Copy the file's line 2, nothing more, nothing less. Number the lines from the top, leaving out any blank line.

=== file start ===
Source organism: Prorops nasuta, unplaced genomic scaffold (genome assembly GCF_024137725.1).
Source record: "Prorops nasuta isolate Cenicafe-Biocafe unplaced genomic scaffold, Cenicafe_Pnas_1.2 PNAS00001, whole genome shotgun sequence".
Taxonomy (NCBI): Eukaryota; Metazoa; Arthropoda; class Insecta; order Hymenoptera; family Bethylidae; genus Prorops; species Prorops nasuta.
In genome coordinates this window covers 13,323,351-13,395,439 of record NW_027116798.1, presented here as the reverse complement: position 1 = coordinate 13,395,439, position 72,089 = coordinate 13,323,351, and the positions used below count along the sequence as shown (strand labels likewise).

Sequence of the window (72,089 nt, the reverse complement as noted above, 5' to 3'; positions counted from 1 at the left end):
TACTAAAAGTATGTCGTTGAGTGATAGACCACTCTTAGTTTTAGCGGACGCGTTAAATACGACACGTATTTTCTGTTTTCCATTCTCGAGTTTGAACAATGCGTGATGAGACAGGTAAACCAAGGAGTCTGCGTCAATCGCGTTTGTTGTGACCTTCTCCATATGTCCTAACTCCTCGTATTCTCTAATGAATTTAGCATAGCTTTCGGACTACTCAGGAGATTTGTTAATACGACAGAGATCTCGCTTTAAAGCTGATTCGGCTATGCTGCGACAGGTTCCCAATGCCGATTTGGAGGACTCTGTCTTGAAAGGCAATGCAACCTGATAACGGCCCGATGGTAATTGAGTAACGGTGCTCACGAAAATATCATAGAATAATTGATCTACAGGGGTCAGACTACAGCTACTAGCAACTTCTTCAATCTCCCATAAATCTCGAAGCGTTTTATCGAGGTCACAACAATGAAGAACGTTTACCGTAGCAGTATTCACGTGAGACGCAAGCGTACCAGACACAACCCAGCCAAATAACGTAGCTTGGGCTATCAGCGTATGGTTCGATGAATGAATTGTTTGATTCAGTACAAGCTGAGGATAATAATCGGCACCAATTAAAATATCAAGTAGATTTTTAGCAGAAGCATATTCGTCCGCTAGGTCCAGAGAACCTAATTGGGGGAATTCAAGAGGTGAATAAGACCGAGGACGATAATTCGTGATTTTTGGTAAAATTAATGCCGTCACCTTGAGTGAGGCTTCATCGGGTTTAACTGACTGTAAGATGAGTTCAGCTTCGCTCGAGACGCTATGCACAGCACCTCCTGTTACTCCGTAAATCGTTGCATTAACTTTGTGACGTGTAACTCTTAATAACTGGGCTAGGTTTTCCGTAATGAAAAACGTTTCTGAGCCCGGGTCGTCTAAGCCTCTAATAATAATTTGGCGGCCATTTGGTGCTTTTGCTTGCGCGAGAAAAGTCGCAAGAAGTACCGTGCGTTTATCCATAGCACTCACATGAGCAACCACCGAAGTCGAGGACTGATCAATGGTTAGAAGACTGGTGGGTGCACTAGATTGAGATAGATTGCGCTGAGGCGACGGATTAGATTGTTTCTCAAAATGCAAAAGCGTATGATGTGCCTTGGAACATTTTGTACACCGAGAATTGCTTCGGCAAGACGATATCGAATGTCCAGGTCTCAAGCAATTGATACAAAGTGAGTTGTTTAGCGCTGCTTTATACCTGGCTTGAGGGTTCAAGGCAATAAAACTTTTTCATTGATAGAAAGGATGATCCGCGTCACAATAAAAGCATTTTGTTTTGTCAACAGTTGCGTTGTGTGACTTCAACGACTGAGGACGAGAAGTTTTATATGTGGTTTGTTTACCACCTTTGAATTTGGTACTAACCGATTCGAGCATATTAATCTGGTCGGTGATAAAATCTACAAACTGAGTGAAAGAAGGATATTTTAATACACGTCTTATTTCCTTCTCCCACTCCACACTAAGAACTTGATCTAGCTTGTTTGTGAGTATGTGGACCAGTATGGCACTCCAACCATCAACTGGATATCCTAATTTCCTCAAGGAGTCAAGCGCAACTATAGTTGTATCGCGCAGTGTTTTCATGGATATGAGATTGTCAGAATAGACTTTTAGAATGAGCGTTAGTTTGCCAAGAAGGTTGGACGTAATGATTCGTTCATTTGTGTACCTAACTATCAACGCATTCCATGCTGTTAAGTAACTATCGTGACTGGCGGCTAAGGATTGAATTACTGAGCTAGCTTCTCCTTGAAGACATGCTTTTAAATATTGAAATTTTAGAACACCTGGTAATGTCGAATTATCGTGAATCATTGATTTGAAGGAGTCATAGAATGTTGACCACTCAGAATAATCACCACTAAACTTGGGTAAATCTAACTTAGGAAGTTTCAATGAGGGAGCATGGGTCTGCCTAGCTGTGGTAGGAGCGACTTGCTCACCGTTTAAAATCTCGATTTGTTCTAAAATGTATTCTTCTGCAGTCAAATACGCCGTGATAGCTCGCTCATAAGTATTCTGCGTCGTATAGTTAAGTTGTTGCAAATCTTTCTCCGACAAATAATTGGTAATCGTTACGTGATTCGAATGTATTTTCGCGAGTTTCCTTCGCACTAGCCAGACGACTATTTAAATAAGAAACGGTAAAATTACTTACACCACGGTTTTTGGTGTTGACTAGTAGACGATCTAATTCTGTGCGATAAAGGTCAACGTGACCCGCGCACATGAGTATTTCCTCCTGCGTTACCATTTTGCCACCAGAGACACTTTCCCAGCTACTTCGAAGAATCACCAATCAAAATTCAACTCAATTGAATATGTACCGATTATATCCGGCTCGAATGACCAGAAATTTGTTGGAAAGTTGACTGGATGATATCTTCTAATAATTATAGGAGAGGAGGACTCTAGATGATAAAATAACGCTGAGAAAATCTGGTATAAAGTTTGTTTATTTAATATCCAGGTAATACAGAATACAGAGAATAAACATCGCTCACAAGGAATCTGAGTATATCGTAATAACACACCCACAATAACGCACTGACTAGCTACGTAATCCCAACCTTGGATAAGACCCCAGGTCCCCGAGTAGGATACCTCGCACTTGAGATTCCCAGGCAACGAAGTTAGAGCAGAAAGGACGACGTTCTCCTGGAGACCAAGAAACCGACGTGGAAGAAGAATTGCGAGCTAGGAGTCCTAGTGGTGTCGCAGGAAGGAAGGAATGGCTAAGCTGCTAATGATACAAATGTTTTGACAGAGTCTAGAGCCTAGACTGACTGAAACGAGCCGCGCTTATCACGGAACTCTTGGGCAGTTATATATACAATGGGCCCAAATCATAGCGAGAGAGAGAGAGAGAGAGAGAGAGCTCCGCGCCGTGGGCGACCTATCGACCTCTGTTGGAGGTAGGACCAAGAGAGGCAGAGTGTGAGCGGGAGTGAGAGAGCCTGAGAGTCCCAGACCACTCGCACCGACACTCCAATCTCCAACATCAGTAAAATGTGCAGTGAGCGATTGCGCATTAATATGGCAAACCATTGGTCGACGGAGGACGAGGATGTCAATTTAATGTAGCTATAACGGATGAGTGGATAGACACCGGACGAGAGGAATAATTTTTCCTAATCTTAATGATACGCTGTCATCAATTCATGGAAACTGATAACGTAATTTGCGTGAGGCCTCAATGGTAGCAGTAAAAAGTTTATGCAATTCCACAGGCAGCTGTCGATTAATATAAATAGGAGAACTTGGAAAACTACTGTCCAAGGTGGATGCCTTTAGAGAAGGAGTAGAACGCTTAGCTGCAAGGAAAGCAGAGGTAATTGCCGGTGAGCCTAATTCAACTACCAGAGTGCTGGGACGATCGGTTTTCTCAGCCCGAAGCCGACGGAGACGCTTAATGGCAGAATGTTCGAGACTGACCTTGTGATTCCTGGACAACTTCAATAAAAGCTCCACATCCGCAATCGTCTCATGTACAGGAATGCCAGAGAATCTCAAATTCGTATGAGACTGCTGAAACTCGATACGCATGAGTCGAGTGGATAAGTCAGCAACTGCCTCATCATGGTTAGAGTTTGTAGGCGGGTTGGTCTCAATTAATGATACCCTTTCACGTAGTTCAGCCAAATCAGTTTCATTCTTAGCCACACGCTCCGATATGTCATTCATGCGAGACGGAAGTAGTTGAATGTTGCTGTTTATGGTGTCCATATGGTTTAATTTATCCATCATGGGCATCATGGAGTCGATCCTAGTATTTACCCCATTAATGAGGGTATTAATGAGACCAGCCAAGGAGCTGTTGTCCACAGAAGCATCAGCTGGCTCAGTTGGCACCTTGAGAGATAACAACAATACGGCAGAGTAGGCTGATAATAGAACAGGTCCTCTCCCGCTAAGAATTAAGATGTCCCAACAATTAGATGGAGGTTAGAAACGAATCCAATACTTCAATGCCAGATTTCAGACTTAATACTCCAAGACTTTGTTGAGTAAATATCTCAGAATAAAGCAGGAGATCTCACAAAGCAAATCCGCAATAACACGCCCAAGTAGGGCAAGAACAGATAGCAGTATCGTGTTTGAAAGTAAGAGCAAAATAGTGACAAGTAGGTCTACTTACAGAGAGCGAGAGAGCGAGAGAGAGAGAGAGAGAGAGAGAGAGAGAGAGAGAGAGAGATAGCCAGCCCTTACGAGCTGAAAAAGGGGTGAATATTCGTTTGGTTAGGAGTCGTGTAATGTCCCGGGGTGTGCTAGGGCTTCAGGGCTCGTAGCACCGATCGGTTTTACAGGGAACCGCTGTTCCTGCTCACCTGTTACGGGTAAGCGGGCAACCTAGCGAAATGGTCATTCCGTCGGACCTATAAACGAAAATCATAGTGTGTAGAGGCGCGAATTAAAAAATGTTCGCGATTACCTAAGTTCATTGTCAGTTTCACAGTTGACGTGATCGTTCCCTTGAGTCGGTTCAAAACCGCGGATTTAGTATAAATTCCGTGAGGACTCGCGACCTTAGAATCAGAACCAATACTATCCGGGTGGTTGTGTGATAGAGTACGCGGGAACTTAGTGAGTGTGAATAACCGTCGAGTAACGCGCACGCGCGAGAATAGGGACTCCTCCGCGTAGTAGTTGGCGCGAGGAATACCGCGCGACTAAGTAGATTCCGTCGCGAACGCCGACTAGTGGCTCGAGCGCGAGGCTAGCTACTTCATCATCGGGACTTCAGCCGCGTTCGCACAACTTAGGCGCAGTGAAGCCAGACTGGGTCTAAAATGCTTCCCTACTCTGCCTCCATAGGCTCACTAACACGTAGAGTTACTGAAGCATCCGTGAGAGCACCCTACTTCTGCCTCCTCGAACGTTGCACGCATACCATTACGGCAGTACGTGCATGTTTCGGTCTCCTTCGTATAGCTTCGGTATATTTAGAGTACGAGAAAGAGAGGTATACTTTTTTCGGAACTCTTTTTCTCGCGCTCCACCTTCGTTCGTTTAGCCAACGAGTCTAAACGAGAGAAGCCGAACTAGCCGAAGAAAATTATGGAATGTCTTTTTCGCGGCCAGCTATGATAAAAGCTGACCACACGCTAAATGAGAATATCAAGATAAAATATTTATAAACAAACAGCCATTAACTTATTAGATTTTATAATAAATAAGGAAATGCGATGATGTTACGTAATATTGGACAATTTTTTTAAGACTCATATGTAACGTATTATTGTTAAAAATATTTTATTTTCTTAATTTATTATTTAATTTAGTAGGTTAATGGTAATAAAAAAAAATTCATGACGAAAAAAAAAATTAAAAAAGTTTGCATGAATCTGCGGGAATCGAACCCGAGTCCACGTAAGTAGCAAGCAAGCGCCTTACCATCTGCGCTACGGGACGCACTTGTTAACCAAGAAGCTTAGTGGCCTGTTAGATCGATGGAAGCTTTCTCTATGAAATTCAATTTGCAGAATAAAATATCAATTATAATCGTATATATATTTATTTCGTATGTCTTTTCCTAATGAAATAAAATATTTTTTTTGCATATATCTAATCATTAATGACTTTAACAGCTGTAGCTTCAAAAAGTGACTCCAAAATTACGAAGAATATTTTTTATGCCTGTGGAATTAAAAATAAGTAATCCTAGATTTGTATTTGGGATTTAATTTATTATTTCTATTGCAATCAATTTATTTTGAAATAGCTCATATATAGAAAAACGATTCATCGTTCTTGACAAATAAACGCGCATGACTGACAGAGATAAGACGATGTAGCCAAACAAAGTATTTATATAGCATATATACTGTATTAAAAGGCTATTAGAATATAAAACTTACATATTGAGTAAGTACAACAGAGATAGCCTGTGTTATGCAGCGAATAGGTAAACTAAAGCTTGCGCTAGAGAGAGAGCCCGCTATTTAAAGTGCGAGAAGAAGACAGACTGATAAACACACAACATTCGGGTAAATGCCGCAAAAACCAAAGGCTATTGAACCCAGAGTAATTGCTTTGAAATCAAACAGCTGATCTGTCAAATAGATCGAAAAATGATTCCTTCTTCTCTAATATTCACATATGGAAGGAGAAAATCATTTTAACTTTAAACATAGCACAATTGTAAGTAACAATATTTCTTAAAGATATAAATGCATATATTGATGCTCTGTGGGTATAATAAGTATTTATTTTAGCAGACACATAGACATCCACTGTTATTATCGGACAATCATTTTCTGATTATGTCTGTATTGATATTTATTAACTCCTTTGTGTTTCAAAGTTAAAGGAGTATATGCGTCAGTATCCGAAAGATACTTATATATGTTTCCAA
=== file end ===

Source record: "Prorops nasuta isolate Cenicafe-Biocafe unplaced genomic scaffold, Cenicafe_Pnas_1.2 PNAS00001, whole genome shotgun sequence".